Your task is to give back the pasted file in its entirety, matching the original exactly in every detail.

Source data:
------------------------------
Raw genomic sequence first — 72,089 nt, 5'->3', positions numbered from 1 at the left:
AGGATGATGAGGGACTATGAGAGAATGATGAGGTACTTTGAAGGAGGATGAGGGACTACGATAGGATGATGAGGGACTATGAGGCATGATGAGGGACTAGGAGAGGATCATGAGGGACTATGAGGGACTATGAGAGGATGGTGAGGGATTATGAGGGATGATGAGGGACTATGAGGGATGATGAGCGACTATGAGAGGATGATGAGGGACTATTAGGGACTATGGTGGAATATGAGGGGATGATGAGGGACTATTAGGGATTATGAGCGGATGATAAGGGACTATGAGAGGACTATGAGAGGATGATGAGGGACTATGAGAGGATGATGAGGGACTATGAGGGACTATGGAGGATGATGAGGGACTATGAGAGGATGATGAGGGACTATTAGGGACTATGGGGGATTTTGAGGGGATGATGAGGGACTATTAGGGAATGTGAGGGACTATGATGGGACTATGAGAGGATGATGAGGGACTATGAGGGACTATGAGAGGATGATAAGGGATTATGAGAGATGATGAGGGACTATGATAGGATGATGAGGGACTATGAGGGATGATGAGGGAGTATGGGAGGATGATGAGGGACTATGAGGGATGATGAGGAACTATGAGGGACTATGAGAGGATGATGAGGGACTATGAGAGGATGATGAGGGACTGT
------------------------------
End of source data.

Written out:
Raw genomic sequence first — 72,089 nt, 5'->3', positions numbered from 1 at the left:
AGGATGATGAGGGACTATGAGAGAATGATGAGGTACTTTGAAGGAGGATGAGGGACTACGATAGGATGATGAGGGACTATGAGGCATGATGAGGGACTAGGAGAGGATCATGAGGGACTATGAGGGACTATGAGAGGATGGTGAGGGATTATGAGGGATGATGAGGGACTATGAGGGATGATGAGCGACTATGAGAGGATGATGAGGGACTATTAGGGACTATGGTGGAATATGAGGGGATGATGAGGGACTATTAGGGATTATGAGCGGATGATAAGGGACTATGAGAGGACTATGAGAGGATGATGAGGGACTATGAGAGGATGATGAGGGACTATGAGGGACTATGGAGGATGATGAGGGACTATGAGAGGATGATGAGGGACTATTAGGGACTATGGGGGATTTTGAGGGGATGATGAGGGACTATTAGGGAATGTGAGGGACTATGATGGGACTATGAGAGGATGATGAGGGACTATGAGGGACTATGAGAGGATGATAAGGGATTATGAGAGATGATGAGGGACTATGATAGGATGATGAGGGACTATGAGGGATGATGAGGGAGTATGGGAGGATGATGAGGGACTATGAGGGATGATGAGGAACTATGAGGGACTATGAGAGGATGATGAGGGACTATGAGAGGATGATGAGGGACTGT